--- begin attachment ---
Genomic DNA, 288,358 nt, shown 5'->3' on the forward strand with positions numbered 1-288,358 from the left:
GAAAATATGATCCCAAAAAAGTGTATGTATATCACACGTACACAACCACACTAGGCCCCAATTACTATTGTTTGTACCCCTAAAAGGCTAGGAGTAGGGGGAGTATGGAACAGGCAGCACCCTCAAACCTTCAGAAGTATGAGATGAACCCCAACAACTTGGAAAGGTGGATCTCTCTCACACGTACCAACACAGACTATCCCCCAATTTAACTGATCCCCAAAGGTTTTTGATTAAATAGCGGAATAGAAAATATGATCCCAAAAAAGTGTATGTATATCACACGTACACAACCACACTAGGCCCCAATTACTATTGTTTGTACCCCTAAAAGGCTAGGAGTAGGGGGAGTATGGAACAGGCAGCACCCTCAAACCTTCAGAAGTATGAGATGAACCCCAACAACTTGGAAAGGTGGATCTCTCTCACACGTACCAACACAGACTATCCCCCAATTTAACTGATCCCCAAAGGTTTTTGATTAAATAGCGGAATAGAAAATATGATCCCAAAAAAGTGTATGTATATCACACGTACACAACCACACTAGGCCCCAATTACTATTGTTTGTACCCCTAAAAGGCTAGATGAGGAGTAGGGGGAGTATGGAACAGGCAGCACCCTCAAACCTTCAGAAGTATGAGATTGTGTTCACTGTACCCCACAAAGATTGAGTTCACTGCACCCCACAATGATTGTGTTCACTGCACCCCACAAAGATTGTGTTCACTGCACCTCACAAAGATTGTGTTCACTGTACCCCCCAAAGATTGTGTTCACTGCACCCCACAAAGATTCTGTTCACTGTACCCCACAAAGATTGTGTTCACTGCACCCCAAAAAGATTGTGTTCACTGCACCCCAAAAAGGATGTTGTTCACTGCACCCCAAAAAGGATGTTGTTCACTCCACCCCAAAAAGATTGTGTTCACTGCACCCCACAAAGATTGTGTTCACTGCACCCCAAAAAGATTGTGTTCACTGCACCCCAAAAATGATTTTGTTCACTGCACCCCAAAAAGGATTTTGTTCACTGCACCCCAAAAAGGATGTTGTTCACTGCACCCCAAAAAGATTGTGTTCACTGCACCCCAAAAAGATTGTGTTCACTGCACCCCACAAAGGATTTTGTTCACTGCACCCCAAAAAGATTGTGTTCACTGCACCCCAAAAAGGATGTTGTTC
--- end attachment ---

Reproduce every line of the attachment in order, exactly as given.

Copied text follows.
Genomic DNA, 288,358 nt, shown 5'->3' on the forward strand with positions numbered 1-288,358 from the left:
GAAAATATGATCCCAAAAAAGTGTATGTATATCACACGTACACAACCACACTAGGCCCCAATTACTATTGTTTGTACCCCTAAAAGGCTAGGAGTAGGGGGAGTATGGAACAGGCAGCACCCTCAAACCTTCAGAAGTATGAGATGAACCCCAACAACTTGGAAAGGTGGATCTCTCTCACACGTACCAACACAGACTATCCCCCAATTTAACTGATCCCCAAAGGTTTTTGATTAAATAGCGGAATAGAAAATATGATCCCAAAAAAGTGTATGTATATCACACGTACACAACCACACTAGGCCCCAATTACTATTGTTTGTACCCCTAAAAGGCTAGGAGTAGGGGGAGTATGGAACAGGCAGCACCCTCAAACCTTCAGAAGTATGAGATGAACCCCAACAACTTGGAAAGGTGGATCTCTCTCACACGTACCAACACAGACTATCCCCCAATTTAACTGATCCCCAAAGGTTTTTGATTAAATAGCGGAATAGAAAATATGATCCCAAAAAAGTGTATGTATATCACACGTACACAACCACACTAGGCCCCAATTACTATTGTTTGTACCCCTAAAAGGCTAGATGAGGAGTAGGGGGAGTATGGAACAGGCAGCACCCTCAAACCTTCAGAAGTATGAGATTGTGTTCACTGTACCCCACAAAGATTGAGTTCACTGCACCCCACAATGATTGTGTTCACTGCACCCCACAAAGATTGTGTTCACTGCACCTCACAAAGATTGTGTTCACTGTACCCCCCAAAGATTGTGTTCACTGCACCCCACAAAGATTCTGTTCACTGTACCCCACAAAGATTGTGTTCACTGCACCCCAAAAAGATTGTGTTCACTGCACCCCAAAAAGGATGTTGTTCACTGCACCCCAAAAAGGATGTTGTTCACTCCACCCCAAAAAGATTGTGTTCACTGCACCCCACAAAGATTGTGTTCACTGCACCCCAAAAAGATTGTGTTCACTGCACCCCAAAAATGATTTTGTTCACTGCACCCCAAAAAGGATTTTGTTCACTGCACCCCAAAAAGGATGTTGTTCACTGCACCCCAAAAAGATTGTGTTCACTGCACCCCAAAAAGATTGTGTTCACTGCACCCCACAAAGGATTTTGTTCACTGCACCCCAAAAAGATTGTGTTCACTGCACCCCAAAAAGGATGTTGTTC